This study assessed patient and clinician agreement about treatment type and its association with treatment helpfulness among World Trade Center rescue and recovery workers.
A total of 187 outpatients and 280 clinicians completed a survey, which gathered information on patient characteristics, treatment types, and treatment helpfulness. Kappa statistics and sensitivity and specificity analyses were used, and the association between patient-clinician agreement and reported treatment benefit was determined.
Patient-clinician agreement was highest for group therapy, medication management, eye movement desensitization and reprocessing, and couples therapy. Agreement about medication management, individual psychotherapy, and workers’ compensation evaluation was associated with higher reported treatment benefits.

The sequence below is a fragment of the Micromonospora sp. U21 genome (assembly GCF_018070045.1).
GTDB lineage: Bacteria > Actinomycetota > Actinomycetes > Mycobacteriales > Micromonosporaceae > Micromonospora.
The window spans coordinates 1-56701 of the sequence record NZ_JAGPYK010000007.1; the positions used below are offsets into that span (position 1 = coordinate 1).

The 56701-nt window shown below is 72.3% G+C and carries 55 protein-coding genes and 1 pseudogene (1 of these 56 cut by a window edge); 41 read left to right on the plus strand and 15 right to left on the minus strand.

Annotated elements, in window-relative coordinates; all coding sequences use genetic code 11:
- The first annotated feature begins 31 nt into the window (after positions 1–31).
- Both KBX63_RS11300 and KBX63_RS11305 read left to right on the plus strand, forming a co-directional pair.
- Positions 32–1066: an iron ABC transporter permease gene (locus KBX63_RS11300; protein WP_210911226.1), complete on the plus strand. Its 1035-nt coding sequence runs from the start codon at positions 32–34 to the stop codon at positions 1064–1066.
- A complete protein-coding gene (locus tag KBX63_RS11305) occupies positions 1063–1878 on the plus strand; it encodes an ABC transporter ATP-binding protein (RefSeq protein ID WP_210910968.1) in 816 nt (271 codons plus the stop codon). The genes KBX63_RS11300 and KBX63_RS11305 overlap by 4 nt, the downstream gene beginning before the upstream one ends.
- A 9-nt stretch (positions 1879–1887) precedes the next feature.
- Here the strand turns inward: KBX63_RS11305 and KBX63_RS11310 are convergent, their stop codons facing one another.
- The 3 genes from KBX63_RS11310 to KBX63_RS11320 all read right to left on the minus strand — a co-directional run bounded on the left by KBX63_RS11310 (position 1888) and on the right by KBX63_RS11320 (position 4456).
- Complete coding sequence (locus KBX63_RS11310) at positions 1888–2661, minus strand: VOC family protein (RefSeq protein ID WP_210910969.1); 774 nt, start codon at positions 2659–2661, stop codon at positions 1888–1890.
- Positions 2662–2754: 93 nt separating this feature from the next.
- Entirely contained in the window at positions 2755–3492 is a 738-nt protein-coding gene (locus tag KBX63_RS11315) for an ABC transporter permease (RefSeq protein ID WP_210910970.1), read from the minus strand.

Findings support the hypothesis that agreement regarding treatment type is associated with higher reported benefit and extend findings of previous studies to a linguistically diverse, naturalistic sample exposed to a disaster trauma. Results also highlight the need for better understanding of eclectic therapies offered in real-world clinical practice.